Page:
Empowerment, as a concept, in organisations is one of the most promising, yet it seems to have had selective impact. Empowerment is based on the idea that people have the opportunity, resources (people, time, budget and materials), knowledge skills, and experience and authority, to undertake agreed work autonomously.
Further, those people who are empowered are motivated responsible and take ownership of their roles. It sounds relatively straight forward yet so many leaders and their people are challenged by it.
There is misunderstanding on the part of leaders and their people about what empowerment really is. On occasions we have had leaders share with us their belief that that empowerment is built around that old adage of “throwing people in the deep end”. This is abdication on the part of the leader, not empowerment. At the opposite end of the spectrum is the leader who selectively mandates what decisions/actions their people can take. This is an autocratic leader, not an empowering leader.
Team members, too, misunderstand empowerment believing that it means they have the freedom to do as they please to carry out the various parts of their role failing to understand that to be empowered means the price for autonomy is a willingness to share risk and to be held accountable for the outcomes and results produced.
For empowerment to have any chance of working it requires a fundamental shift in thinking around the type of culture needed. It is rare for empowerment to succeed in a hierarchical culture and therein lies the challenge for so many organisations; the willingness to abandon conventional practices that maintain hierarchies.
|FROM Hierarchy||TO Empowering|
|Leader driven planning||Shared Vision, Purpose, Mission and Values|
|Command and Control||Partnering|
|Individual focus||Team focus|
|Do as you are told||Own your role|
W. Alan Randolph; Re-thinking Empowerment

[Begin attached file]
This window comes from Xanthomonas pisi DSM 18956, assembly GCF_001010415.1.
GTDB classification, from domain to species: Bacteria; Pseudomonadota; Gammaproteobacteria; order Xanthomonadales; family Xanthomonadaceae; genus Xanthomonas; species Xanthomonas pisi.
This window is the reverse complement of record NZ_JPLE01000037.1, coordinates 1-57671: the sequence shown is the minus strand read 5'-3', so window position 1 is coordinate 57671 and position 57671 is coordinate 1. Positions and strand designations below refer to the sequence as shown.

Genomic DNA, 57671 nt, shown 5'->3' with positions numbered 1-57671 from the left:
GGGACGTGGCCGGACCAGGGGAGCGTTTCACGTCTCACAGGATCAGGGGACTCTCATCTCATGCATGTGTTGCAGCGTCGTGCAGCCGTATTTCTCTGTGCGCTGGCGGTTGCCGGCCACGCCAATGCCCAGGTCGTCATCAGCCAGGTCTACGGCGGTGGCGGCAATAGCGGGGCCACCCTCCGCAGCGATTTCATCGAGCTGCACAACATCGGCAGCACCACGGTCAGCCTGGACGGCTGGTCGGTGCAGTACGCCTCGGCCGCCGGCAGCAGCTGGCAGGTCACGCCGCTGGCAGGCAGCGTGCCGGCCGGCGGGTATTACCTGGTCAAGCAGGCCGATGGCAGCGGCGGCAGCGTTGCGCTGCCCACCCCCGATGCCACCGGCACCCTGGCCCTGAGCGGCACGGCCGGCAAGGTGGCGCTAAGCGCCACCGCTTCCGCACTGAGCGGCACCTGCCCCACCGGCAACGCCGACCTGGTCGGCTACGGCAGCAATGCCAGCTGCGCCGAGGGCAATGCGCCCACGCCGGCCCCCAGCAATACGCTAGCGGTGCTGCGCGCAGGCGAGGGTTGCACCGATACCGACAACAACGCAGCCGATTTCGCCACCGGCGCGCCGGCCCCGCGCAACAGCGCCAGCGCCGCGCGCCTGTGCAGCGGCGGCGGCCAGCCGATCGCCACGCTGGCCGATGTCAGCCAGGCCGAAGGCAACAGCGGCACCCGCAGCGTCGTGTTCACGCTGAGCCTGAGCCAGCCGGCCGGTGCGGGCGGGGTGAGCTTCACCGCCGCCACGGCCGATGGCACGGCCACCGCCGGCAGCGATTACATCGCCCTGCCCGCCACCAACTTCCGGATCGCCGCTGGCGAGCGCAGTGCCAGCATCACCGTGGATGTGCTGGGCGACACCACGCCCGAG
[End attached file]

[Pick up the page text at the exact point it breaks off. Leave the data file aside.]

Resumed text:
We have found if the move from a hierarchical culture occurs to an empowering culture too rapidly it will result in confused people because of the departure from what has been the norm for decades in the organisation. The movement to an empowered culture is a stepped process:
- Begin with enabling people to understand why the change is necessary for them. Do not try to sell people on the change and the benefit to the organisation.
- Move to enabling people to learn and build the skills required for them to be effectively empowered. The key here is not acquisition of new skills but rather time to apply and practice the newly acquired skills in a safe environment.
- Move from rules and limits to boundaries. This may seem counter intuitive when we are trying to create autonomy. Rules/limits are confining and directive whereas boundaries allow people to act with freedom within the confines of the agreed boundaries. Boundaries also leave open the possibility of progressively expanding the boundaries as experience grows.
- As individual competence grows, move towards developing and increasing team skills with particular emphasis in working collaboratively and building mutual accountability. Empowered teams are capable of so much more than empowered individuals.
The journey to an empowered culture is challenging as people wrestle with change and all the concerns it brings. Change is often accompanied by a sense of loss before gain along with concerns over failure frustration as people learn new ways of doing things and coming to grips with reallocation of resources.
Yet empowerment is real and for those companies who make the commitment it releases opportunities for people and their leaders to deliver outstanding personal, team and organisational outcomes.
Vivente Australia enables leaders and managers develop the bond between people and performance, creating a powerful advantage: the synergy between people, leadership, management, and culture, produces performance that allows your business to achieve its best.